While those living in Gaza attempt to return to daily life, the international community struggles to understand the 21-day war between Israel and Hamas. After a United Nations school became the target of GPS-guided mortars, Western foreign ministries and human rights groups alike began to question the ethical and moral guidelines of warfare. Officials question whether some rules of war were possibly violated by both Hamas and Israel. Today, the Los Angeles Times also reported on the ethical implications faced by some Israelis.
Moral questions also linger among Israeli peace activists troubled by the relative lack of public introspection over the destruction and civilian deaths wrought by their army's immense firepower during the fighting in the cramped territory. They say Hamas' abuses do not erase Israel's responsibility for such incidents as the shelling of a United Nations school that killed dozens of civilians sheltered there. Even if Hamas had to be weakened, they wonder how their nation, where memories of the Holocaust are so thoroughly embedded, could look past the plight of 1.5 million Palestinians trapped in a dense war zone they couldn't escape.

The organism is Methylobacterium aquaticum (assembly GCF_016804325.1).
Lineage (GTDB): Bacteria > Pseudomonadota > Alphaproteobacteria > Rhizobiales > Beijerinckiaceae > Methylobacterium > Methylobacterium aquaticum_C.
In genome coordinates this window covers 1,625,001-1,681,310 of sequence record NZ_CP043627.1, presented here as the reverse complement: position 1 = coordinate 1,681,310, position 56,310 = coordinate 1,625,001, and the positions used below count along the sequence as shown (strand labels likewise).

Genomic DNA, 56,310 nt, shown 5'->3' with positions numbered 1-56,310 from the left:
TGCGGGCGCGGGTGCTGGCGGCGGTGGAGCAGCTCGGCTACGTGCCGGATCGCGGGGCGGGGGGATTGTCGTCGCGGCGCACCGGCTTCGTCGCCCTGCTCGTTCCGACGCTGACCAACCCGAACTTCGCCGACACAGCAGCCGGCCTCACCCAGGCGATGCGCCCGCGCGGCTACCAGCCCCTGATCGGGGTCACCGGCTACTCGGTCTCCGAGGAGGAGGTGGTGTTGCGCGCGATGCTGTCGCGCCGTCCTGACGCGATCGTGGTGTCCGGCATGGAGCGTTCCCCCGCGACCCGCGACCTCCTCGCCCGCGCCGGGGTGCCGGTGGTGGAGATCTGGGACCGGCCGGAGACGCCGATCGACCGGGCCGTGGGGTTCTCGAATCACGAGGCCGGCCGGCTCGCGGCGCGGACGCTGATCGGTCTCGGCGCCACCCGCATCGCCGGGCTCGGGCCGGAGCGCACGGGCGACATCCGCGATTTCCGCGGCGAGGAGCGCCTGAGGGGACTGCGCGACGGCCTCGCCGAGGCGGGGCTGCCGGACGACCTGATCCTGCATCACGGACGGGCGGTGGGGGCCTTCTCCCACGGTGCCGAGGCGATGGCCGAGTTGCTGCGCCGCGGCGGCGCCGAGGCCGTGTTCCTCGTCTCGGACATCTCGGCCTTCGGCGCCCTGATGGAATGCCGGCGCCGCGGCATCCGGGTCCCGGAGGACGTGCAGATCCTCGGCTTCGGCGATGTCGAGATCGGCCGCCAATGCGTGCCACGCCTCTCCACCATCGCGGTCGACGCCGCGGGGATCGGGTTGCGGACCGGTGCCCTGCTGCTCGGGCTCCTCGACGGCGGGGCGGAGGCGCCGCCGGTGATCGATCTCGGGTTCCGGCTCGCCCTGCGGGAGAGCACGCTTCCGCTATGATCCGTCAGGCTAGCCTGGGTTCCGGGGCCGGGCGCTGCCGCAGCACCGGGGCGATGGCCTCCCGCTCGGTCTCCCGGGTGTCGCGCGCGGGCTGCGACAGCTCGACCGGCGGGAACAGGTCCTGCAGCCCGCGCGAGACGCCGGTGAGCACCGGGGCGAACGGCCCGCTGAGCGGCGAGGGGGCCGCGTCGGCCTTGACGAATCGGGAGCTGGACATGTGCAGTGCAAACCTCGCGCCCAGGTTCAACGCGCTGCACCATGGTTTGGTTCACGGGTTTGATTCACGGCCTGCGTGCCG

As the firing ceased and officials looked closer at the destruction left behind, white phosphorus shelling appeared to have been used by the Israel Defense Forces. Though commonly used by militaries to obstruct the view of enemy combatants during battle, international law prohibits the use of white phosphorus when targeting civilians. The Telegraph reports that, "At least four human rights groups are believed to be compiling suits alleging that Israelis perpetrated war crimes in planning or carrying out the three-week operation Cast Lead."
See a slideshow below for images from the UNRWA School in Beit Lahia, Gaza, and from the streets of Gaza. The slideshow contains graphic images.
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